Rise at 4:30 this morning, unable (again) to sleep: racket of peepers, robins, thrushes through the trees. Slip downstairs (quietly, past sleeping girl’s open door), thinking of last night’s solar eclipse, visible over the Pacific Ocean, of barefoot women in such places, of bonfires and jars of wine and the view from behind parted leaves.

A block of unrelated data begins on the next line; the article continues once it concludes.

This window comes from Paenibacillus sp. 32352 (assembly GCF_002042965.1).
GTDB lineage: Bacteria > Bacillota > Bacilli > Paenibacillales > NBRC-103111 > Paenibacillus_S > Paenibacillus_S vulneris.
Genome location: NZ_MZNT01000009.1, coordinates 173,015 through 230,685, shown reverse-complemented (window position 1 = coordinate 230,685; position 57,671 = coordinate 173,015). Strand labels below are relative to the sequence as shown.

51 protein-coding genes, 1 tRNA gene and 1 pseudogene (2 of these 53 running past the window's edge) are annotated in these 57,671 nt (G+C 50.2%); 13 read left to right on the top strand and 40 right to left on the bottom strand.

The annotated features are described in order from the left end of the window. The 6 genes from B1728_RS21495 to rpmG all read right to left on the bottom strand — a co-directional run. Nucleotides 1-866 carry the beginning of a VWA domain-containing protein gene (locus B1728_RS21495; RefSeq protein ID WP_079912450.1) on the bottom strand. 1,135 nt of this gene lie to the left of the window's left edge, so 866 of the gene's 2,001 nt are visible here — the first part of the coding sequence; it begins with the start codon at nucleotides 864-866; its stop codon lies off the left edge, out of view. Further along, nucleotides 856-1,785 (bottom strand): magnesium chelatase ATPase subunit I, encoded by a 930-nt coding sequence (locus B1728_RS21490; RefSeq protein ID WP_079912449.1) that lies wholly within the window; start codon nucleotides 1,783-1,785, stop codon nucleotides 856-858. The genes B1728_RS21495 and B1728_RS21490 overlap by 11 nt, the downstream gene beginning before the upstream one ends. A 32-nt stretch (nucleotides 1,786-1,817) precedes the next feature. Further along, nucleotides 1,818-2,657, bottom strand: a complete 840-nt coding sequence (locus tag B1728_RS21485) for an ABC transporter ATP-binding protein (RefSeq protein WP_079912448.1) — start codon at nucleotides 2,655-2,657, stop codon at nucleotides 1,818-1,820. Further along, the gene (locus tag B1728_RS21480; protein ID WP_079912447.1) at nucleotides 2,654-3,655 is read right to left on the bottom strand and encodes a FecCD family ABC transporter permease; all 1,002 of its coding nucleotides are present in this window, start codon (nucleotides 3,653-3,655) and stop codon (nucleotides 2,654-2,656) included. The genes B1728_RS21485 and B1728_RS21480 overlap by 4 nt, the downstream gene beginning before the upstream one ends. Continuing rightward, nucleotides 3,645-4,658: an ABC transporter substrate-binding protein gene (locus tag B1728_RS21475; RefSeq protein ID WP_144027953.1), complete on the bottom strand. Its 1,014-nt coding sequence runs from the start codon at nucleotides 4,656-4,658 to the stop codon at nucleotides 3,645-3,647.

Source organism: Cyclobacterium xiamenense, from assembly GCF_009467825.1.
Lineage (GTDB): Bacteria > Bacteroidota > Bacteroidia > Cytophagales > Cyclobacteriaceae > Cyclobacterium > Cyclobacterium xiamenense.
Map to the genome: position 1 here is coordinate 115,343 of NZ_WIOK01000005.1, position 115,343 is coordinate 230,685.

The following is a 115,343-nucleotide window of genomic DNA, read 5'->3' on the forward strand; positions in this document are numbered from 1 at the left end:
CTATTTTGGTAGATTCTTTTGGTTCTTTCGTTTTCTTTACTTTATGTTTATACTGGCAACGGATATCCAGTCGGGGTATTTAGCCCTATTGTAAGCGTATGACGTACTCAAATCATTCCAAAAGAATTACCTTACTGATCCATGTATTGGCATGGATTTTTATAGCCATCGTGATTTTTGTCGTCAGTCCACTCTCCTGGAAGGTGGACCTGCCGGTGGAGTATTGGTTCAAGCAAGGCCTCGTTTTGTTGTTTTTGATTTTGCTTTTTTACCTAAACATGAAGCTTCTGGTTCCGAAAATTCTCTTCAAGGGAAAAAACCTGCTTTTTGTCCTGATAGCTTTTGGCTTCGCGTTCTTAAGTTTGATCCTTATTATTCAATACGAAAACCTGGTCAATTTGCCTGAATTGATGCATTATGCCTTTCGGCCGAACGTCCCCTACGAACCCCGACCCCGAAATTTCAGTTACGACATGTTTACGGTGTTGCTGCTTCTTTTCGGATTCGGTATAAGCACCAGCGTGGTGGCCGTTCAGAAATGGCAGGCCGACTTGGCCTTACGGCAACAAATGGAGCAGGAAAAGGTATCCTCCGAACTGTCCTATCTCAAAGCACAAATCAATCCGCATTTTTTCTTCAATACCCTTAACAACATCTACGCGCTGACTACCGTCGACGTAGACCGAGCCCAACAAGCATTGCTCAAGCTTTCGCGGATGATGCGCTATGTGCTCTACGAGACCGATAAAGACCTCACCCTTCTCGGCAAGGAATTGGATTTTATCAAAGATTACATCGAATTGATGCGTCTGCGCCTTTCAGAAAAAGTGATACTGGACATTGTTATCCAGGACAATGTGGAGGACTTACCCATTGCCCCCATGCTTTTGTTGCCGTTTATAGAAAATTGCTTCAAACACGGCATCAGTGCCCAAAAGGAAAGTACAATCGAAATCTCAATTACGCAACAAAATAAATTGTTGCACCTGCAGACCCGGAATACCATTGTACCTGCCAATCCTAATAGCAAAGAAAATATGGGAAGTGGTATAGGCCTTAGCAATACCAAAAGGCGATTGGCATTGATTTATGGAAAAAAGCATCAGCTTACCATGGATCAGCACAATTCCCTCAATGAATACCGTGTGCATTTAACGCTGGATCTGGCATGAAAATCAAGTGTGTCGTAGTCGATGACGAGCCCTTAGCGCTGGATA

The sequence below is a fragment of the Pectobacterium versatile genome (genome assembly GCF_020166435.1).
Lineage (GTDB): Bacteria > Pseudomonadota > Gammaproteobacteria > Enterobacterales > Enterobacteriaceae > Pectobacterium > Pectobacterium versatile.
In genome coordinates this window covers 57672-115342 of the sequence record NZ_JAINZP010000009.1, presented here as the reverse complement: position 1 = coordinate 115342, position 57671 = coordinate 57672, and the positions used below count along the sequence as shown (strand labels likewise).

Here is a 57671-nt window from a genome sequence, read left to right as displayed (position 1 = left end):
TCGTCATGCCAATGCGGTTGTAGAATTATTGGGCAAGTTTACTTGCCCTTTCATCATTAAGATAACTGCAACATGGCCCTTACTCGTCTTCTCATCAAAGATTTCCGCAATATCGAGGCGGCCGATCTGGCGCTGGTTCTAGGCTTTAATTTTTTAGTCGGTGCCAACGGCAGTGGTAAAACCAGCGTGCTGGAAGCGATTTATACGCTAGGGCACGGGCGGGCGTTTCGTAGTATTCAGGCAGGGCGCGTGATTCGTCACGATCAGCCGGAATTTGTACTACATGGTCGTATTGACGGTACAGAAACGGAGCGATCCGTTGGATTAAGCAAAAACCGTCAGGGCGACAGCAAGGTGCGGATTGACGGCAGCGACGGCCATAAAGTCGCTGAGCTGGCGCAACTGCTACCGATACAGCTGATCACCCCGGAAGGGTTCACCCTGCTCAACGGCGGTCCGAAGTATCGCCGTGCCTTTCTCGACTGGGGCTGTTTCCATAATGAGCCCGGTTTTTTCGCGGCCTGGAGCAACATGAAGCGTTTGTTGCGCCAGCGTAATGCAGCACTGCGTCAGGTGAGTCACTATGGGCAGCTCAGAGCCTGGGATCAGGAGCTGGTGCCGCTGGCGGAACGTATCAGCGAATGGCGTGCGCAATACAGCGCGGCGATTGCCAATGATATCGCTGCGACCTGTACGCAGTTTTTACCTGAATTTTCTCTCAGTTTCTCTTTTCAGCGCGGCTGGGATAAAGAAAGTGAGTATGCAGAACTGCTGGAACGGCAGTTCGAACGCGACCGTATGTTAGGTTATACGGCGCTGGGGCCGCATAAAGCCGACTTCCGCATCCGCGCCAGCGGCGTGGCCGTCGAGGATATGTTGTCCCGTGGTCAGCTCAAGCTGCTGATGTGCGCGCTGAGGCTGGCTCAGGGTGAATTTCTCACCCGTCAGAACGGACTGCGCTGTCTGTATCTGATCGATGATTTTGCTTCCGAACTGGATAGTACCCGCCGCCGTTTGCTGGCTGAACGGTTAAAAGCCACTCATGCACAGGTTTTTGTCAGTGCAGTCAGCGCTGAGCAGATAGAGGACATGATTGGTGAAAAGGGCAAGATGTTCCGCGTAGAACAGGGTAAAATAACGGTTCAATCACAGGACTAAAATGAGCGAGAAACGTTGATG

Make oatmeal and tea. Dip the honey with the silver baby spoon found in a box in the far corner of the barn. Pour milk from the half-gallon Mason jar leaving moon-shaped drips across the floor. Think about sleep, and what you wouldn’t give for a full night of it. Think about the lilacs and their heady splendor. Listen for footsteps upstairs. Sip that tea: leaves grown by women on shambas halfway across the world. Think of a girl you once knew on a shamba halfway across the world—Grace—and how much she reminds you of your own. Want your baby to come. Want this present, quiet, time of waiting to never end. Think of your husband, upstairs sleeping, half-covered by the white sheet. Smell the lilacs’ heady splendor. Smell the grass—fresh mown. Smell the tea—leaves grown by women on shambas halfway across the world. Remember those melodious, bird-filled Kenyan mornings. Pour more tea. Dip more honey. Drip more milk across the floor. Feel your breasts leak in harmony: yolk-yellow colostrum. Hear a body turning, a body waking, the wood thrush through the pines. And then your favorite birdsong: Mama, is it morning?